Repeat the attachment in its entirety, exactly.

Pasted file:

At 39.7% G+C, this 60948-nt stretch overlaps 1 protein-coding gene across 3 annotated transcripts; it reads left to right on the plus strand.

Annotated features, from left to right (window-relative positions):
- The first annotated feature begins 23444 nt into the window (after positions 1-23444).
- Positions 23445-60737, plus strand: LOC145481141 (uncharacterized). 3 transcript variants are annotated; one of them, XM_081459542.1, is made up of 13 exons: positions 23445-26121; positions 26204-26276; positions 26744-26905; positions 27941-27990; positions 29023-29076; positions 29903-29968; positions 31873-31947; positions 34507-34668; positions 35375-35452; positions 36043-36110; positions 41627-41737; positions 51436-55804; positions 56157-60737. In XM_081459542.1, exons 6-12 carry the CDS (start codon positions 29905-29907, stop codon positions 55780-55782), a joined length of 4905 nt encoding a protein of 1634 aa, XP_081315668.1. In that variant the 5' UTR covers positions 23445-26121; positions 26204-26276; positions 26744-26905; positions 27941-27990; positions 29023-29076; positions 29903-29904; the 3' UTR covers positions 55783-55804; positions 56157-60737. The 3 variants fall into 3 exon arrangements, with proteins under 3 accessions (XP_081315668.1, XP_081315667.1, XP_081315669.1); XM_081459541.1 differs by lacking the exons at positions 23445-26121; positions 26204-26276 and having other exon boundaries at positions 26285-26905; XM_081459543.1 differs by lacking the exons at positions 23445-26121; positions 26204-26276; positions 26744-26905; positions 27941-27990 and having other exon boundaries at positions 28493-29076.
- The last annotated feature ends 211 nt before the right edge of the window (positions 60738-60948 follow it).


At 39.7% G+C, this 60948-nt stretch overlaps 1 protein-coding gene across 3 annotated transcripts; it reads left to right on the plus strand.

Annotated features, from left to right (window-relative positions):
- The first annotated feature begins 23444 nt into the window (after positions 1-23444).
- Positions 23445-60737, plus strand: LOC145481141 (uncharacterized). 3 transcript variants are annotated; one of them, XM_081459542.1, is made up of 13 exons: positions 23445-26121; positions 26204-26276; positions 26744-26905; positions 27941-27990; positions 29023-29076; positions 29903-29968; positions 31873-31947; positions 34507-34668; positions 35375-35452; positions 36043-36110; positions 41627-41737; positions 51436-55804; positions 56157-60737. In XM_081459542.1, exons 6-12 carry the CDS (start codon positions 29905-29907, stop codon positions 55780-55782), a joined length of 4905 nt encoding a protein of 1634 aa, XP_081315668.1. In that variant the 5' UTR covers positions 23445-26121; positions 26204-26276; positions 26744-26905; positions 27941-27990; positions 29023-29076; positions 29903-29904; the 3' UTR covers positions 55783-55804; positions 56157-60737. The 3 variants fall into 3 exon arrangements, with proteins under 3 accessions (XP_081315668.1, XP_081315667.1, XP_081315669.1); XM_081459541.1 differs by lacking the exons at positions 23445-26121; positions 26204-26276 and having other exon boundaries at positions 26285-26905; XM_081459543.1 differs by lacking the exons at positions 23445-26121; positions 26204-26276; positions 26744-26905; positions 27941-27990 and having other exon boundaries at positions 28493-29076.
- The last annotated feature ends 211 nt before the right edge of the window (positions 60738-60948 follow it).